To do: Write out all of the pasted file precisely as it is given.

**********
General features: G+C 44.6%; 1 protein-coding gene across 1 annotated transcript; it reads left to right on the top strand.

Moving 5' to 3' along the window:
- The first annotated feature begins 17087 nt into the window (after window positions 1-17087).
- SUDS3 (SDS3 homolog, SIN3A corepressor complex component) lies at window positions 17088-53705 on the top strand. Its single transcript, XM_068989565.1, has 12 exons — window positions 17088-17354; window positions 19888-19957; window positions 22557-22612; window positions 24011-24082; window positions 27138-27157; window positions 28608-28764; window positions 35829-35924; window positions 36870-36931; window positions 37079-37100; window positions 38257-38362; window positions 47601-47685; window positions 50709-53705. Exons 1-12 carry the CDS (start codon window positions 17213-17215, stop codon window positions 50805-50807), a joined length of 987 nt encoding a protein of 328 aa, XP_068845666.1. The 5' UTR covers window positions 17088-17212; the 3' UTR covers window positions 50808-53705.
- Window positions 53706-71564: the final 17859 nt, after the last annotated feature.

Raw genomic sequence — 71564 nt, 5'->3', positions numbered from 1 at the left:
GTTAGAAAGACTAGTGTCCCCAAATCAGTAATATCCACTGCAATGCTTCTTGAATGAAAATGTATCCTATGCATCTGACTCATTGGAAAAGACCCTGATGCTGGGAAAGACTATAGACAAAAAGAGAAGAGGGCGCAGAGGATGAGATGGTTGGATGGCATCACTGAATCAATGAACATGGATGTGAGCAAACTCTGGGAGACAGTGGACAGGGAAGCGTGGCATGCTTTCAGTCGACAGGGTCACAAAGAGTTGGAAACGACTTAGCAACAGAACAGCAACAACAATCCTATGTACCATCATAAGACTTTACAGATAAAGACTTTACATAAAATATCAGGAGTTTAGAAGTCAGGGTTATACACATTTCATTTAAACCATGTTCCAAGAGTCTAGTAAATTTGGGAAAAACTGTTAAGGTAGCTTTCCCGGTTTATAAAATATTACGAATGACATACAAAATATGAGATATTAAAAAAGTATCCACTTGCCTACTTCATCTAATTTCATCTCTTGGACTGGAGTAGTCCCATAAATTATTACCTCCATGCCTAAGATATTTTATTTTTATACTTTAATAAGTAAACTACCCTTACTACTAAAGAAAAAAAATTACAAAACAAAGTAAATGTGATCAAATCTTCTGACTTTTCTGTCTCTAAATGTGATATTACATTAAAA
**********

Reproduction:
General features: G+C 44.6%; 1 protein-coding gene across 1 annotated transcript; it reads left to right on the top strand.

Moving 5' to 3' along the window:
- The first annotated feature begins 17087 nt into the window (after window positions 1-17087).
- SUDS3 (SDS3 homolog, SIN3A corepressor complex component) lies at window positions 17088-53705 on the top strand. Its single transcript, XM_068989565.1, has 12 exons — window positions 17088-17354; window positions 19888-19957; window positions 22557-22612; window positions 24011-24082; window positions 27138-27157; window positions 28608-28764; window positions 35829-35924; window positions 36870-36931; window positions 37079-37100; window positions 38257-38362; window positions 47601-47685; window positions 50709-53705. Exons 1-12 carry the CDS (start codon window positions 17213-17215, stop codon window positions 50805-50807), a joined length of 987 nt encoding a protein of 328 aa, XP_068845666.1. The 5' UTR covers window positions 17088-17212; the 3' UTR covers window positions 50808-53705.
- Window positions 53706-71564: the final 17859 nt, after the last annotated feature.

Raw genomic sequence — 71564 nt, 5'->3', positions numbered from 1 at the left:
GTTAGAAAGACTAGTGTCCCCAAATCAGTAATATCCACTGCAATGCTTCTTGAATGAAAATGTATCCTATGCATCTGACTCATTGGAAAAGACCCTGATGCTGGGAAAGACTATAGACAAAAAGAGAAGAGGGCGCAGAGGATGAGATGGTTGGATGGCATCACTGAATCAATGAACATGGATGTGAGCAAACTCTGGGAGACAGTGGACAGGGAAGCGTGGCATGCTTTCAGTCGACAGGGTCACAAAGAGTTGGAAACGACTTAGCAACAGAACAGCAACAACAATCCTATGTACCATCATAAGACTTTACAGATAAAGACTTTACATAAAATATCAGGAGTTTAGAAGTCAGGGTTATACACATTTCATTTAAACCATGTTCCAAGAGTCTAGTAAATTTGGGAAAAACTGTTAAGGTAGCTTTCCCGGTTTATAAAATATTACGAATGACATACAAAATATGAGATATTAAAAAAGTATCCACTTGCCTACTTCATCTAATTTCATCTCTTGGACTGGAGTAGTCCCATAAATTATTACCTCCATGCCTAAGATATTTTATTTTTATACTTTAATAAGTAAACTACCCTTACTACTAAAGAAAAAAAATTACAAAACAAAGTAAATGTGATCAAATCTTCTGACTTTTCTGTCTCTAAATGTGATATTACATTAAAA